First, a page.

|Steinkraus, D - UNIV. ARKANSAS, ENTOMOL.|
|Oliver, J - AUBURN UNIV., ENTOMOL.|
|Gaylor, M - AUBURN UNIV., ENTOMOL.|
Submitted to: Journal of Invertebrate Pathology
Publication Type: Peer Reviewed Journal
Publication Acceptance Date: January 19, 1998
Publication Date: N/A
Interpretive Summary: The collection and identification of fungal pathogens of insect pests is a vital means to find new possible alternatives to the use of chemical pesticides. Fungi (but not viruses or bacteria) cause fatal diseases in sucking insects such as aphids and whiteflies, so the complete character- ization of these fungi assists the search for new ecologically benign options for insect control. An unknown, new fungal pathogen of whiteflies in the southern US did not fit well in any known genus; the new fungus was compared to known fungi & described as a new genus and species, ORTHOMYCES ALEYRODIS, that expanded both the range and interpretation of essential taxonomic characters for its closest relatives. No live ORTHOMYCES specimens were available for study, but the means of spore dispersal (an important character) was inferred from the dead specimens, differs markedly from all of its relatives, and could affect the relative potential of this fungus as a biocontrol agent. It is highly likely that pure cultures of ORTHOMYCES can be isolated the next time it is found; such cultures will be vital to assess ORTHOMYCES' effectiveness against economically devasting pests such as silverleaf whitefly and the commone greenhouse whitefly or even other pests such as aphids and thrips.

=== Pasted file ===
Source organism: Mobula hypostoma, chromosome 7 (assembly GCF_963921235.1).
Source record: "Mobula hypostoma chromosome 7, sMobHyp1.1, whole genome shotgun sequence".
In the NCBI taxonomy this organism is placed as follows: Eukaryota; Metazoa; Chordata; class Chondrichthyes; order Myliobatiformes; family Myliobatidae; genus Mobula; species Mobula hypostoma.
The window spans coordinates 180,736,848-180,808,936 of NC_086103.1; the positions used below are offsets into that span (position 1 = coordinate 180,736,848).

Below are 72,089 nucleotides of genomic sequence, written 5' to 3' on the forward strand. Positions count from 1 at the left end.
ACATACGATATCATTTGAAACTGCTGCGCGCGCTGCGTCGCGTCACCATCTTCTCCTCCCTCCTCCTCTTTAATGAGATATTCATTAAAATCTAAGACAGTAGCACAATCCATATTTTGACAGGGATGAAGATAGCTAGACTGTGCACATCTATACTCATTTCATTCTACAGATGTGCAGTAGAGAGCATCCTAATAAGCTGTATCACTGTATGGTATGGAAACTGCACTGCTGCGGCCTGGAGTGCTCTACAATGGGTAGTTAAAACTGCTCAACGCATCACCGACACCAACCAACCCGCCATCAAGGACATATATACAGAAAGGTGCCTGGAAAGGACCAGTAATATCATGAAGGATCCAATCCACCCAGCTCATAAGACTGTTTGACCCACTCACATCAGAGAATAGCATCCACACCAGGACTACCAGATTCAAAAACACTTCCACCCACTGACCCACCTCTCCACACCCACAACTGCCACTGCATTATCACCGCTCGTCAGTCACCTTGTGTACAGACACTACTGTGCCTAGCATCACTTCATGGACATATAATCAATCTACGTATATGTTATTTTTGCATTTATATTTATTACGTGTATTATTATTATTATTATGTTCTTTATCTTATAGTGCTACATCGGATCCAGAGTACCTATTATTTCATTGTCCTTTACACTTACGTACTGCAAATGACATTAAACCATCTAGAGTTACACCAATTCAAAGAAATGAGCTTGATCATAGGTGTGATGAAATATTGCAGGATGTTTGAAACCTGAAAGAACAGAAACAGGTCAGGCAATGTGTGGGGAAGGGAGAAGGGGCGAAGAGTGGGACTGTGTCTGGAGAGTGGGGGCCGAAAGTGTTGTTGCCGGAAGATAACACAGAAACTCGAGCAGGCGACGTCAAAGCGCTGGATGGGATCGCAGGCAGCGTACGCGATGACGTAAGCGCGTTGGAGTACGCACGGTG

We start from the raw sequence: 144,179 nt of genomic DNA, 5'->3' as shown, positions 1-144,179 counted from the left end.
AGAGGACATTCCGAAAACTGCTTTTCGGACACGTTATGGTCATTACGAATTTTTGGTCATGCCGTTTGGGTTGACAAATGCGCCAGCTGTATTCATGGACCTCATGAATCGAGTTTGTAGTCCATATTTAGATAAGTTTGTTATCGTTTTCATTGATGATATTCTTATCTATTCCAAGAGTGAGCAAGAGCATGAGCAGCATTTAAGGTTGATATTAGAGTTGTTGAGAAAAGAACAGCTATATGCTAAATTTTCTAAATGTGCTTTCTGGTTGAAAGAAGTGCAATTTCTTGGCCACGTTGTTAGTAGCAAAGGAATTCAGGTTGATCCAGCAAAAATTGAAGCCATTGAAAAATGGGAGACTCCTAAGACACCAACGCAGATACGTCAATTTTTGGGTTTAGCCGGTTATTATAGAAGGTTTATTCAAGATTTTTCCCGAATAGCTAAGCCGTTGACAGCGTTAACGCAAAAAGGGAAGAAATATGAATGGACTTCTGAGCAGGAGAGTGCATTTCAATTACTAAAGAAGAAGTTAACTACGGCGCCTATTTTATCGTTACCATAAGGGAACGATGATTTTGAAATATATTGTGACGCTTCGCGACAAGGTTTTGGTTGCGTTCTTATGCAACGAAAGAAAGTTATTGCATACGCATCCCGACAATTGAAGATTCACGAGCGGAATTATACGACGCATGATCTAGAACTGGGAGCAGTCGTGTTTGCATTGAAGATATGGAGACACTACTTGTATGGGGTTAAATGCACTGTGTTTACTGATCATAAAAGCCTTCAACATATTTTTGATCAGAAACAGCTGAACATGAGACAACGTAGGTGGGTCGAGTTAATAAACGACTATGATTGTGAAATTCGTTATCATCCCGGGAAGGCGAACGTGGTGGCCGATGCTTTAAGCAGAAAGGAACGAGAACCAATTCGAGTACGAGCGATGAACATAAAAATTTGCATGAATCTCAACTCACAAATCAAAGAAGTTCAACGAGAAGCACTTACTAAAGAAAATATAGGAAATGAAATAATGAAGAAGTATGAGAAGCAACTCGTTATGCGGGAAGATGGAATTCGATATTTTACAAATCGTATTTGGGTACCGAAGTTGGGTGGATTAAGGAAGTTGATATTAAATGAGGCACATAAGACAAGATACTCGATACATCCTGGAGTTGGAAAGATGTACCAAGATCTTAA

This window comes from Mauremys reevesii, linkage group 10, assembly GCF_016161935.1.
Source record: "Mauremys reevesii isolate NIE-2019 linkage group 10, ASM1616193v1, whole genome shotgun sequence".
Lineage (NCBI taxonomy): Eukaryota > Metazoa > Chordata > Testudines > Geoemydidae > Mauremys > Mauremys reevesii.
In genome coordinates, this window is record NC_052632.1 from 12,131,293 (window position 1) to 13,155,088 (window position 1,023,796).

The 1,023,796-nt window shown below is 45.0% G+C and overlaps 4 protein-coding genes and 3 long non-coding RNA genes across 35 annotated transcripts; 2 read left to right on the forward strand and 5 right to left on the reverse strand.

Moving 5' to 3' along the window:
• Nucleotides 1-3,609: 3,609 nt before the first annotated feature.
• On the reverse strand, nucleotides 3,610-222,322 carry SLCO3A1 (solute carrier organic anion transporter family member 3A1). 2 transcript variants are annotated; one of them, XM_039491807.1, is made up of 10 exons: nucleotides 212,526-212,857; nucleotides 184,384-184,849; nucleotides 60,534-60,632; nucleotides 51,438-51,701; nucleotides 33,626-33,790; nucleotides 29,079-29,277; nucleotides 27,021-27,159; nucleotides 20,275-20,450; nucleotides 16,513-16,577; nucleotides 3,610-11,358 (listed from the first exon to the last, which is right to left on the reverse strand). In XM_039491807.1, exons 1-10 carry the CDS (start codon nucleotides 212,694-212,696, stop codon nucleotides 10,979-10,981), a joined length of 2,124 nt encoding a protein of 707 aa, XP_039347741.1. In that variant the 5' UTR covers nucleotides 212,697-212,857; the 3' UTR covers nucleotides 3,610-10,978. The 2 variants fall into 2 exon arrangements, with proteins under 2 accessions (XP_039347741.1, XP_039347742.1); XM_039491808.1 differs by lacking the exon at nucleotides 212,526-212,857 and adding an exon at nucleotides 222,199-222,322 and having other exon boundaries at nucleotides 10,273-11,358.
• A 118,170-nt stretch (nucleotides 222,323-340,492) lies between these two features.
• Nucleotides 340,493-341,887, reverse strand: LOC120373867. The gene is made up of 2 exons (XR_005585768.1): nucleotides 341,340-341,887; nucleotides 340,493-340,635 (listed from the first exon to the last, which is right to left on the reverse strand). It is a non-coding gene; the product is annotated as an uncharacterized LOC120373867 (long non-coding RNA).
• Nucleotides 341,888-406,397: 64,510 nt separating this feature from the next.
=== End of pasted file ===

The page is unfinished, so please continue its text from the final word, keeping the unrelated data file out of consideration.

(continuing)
Technical Abstract: A new genus and species of fungus, ORTHOMYCES ALEYRODIS Steinkraus, Humber & Oliver gen & sp. nov. (Entomophthorlaes: Entomophthoraceae) is described. In 1994 and 1995 this fungus apparently caused epizootics in high populations of the bandedwinged whitefly (TRIALEURODES ABUTILONEA) in Alabama on cotton and cocklebur. In 1996, T. ABUTILONEA populations were lower and no infected specimens were found. This is the first report of a entomophthoralean infecting an aleyrodid in the New World and the first report of entomophthoralean epizootics in whiteflies.